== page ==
You can keep on solar cover on the swimming pool as this will not only help in heating the pool quicker, it will also help with evaporation and lessen the pool chemical use.

Using a heater is fine but remember the hotter the temperatures, the lesser value the chlorine has because heat eats up pool chlorine very quickly.

Hope this helps and best of luck with your pool


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How Long After Adding Pool Chlorine Is It Safe To Swim..How Soon

by Michelle

How long after adding chlorine to our swimming pool is safe to swim?

Thanks for your question Michelle

It's not about a time question, but when the pool chlorine level is down to 1.5ppm - 3.5ppm.

This depends on the sun and heat which will eat up your pool chlorine even faster.

I always try to error on the side of caution, but for a general rule, about a 2 hour wait is fine.

Some may say 15 - 20 minutes, but I wouldn't want to be the one to swim through a pocket of chlorine with my eyes open.

It's always better to be safe, especially when dealing with adding pool chemicals.

Hope this helps and have a great Summer


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Can I Have Too Many People Swimming

by Eileen
(Riverside, Ca )

We have a home pool 33'x 12'and 6' deep.

In the summer (May through Sept) there are usually 5 people swimminmg daily and 7 to 9 people on the weekends.

Our pool man says that is too many people swiming and it is using more chlorine than it should.

He wants to charge us extra for more chlorine.

I was under the understanding that chlorine was effected mostly by the sun?

Also since we don't swim in the winter (Oct through April) and the sun dosen't shine as much shouldn't that pretty much even out?

Thanks for the question Eileen

Basically, the more people you have in the pool, the more chlorine the pool will use.

This is because of the organic matter that gets into the pool through urine, spit, sweat, make-up, lotions, dead bugs, etc...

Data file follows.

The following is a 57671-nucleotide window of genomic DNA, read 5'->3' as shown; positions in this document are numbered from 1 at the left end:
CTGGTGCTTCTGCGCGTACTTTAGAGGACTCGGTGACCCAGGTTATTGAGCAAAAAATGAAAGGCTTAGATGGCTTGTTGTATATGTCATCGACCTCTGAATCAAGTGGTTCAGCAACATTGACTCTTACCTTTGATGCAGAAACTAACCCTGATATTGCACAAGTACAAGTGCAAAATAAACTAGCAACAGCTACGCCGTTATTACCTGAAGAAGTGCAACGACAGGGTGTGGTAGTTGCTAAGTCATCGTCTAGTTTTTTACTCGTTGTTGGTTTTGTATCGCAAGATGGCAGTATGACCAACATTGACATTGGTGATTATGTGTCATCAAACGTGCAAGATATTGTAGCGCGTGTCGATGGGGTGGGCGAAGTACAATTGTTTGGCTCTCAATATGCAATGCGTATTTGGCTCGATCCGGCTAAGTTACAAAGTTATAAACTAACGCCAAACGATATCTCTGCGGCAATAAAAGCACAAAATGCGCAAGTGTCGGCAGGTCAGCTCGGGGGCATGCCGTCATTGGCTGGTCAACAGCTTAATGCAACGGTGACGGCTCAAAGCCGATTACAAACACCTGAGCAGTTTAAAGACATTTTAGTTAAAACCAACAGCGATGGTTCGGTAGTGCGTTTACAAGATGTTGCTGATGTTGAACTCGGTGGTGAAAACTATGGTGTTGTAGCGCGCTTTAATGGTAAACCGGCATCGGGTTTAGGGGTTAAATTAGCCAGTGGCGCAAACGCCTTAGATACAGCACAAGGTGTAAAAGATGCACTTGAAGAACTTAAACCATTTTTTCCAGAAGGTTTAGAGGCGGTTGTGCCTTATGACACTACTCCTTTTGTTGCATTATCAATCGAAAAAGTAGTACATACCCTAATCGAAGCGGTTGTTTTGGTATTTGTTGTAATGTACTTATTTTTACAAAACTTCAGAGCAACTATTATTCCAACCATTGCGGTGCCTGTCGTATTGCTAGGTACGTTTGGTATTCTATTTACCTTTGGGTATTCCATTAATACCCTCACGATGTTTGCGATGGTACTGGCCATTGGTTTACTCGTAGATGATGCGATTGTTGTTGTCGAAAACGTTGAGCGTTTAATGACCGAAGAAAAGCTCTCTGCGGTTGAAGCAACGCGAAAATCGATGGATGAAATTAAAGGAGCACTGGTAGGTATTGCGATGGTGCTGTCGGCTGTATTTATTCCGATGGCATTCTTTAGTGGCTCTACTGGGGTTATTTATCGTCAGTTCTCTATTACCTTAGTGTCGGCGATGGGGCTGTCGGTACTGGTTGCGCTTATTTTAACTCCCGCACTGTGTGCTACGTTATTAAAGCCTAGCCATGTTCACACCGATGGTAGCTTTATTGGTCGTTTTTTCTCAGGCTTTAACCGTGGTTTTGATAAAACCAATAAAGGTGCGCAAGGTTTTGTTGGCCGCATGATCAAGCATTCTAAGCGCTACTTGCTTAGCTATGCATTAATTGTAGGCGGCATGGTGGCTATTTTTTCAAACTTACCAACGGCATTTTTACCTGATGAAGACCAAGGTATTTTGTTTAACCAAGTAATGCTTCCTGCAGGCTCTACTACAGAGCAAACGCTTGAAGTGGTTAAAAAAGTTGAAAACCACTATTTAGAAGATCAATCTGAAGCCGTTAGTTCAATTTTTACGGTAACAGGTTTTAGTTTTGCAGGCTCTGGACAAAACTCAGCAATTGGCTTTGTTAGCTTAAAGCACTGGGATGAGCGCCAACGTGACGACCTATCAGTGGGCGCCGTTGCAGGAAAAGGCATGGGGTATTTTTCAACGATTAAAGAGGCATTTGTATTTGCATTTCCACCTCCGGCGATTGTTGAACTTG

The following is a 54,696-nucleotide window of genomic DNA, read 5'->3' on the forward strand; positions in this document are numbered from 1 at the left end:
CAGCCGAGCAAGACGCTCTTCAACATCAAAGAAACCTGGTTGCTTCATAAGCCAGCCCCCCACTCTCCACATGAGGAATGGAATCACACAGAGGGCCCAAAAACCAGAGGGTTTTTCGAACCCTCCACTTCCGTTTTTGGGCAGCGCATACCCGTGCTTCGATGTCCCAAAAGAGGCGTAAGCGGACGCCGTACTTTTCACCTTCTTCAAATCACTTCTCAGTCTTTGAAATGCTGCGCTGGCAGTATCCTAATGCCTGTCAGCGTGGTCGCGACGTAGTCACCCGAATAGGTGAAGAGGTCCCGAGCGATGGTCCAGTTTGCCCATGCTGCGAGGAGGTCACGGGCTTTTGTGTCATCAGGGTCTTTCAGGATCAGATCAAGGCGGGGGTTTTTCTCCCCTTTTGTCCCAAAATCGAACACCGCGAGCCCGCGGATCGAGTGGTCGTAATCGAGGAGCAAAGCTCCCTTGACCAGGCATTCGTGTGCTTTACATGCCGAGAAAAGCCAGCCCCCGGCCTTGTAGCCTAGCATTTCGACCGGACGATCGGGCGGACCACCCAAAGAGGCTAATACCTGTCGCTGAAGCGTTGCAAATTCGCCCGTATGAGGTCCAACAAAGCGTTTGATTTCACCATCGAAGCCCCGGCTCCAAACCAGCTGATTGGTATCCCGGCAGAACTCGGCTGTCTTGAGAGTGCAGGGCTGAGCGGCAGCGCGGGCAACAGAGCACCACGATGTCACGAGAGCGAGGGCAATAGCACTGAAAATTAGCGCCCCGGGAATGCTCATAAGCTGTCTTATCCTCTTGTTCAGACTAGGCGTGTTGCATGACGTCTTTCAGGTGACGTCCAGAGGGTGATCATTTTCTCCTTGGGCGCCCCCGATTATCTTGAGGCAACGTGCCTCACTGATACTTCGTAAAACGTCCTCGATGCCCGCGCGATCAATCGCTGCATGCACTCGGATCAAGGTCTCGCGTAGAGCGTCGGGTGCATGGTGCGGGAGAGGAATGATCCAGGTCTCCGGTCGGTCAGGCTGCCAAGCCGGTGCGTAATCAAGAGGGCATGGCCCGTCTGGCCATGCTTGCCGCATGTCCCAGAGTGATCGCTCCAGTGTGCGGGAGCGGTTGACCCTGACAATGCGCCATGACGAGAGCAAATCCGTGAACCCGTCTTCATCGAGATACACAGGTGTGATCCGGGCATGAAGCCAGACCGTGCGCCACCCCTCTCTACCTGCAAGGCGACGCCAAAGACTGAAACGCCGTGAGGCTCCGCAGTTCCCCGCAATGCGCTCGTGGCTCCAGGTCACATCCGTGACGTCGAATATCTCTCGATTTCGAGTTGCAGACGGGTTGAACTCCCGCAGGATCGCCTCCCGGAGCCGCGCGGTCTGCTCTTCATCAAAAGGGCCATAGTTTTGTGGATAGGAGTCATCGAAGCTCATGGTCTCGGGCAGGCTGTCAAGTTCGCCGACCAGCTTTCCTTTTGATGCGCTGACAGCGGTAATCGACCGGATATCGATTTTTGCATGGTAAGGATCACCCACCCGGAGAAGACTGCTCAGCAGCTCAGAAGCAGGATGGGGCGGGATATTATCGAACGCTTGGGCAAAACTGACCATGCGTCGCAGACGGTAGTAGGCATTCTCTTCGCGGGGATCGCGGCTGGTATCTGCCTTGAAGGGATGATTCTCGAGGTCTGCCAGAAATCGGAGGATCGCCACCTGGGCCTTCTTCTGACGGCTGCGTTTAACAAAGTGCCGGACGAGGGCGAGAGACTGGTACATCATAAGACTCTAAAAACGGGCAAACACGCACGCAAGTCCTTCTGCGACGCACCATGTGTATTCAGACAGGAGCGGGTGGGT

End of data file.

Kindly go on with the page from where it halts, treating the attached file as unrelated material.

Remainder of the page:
Water drag off and evaporation will cause an increase in chlorine as well because you'll be topping off the pool with tap water that contains no chlorine.

The pool is being diluted with fresh water, thus, more chlorine is needed in order to compensate for the new fresh water being added.

All this, and more, will cause the pool to use more chlorine.

It is true that the sun and heat does have a direct impact on chlorine usage.

That's why keeping the stabilizer (CYA) consistent is so important.

Normally, home pools should keep their chlorine level between 1.5 - 3.5ppm and the CYA between 30 - 50ppm.

For a heavily used pool, you'll need to bump up the chlorine a bit because if you keep it too low it may bottom out quickly and the pool will be left without any sanitizer.

The correct number of people swimming in a home pool is subjective and open for opinion.

I believe for lifeguard training and the Red Cross, it says 3sq. feet of water per person.

There are some things you can do to lessen the chlorine usage.

Have your swimmers take a hot soapy shower before entering the pool and take frequent bathroom breaks.

Keep as much water in the pool as possible.

Using a solar cover will help with the evaporation and chemical use.

If you are concerned about the possible increase in chlorine use, you can try to find a pool company that charges a flat monthly fee, chemicals included.

Hope this helps and have a fun and safe swimming season.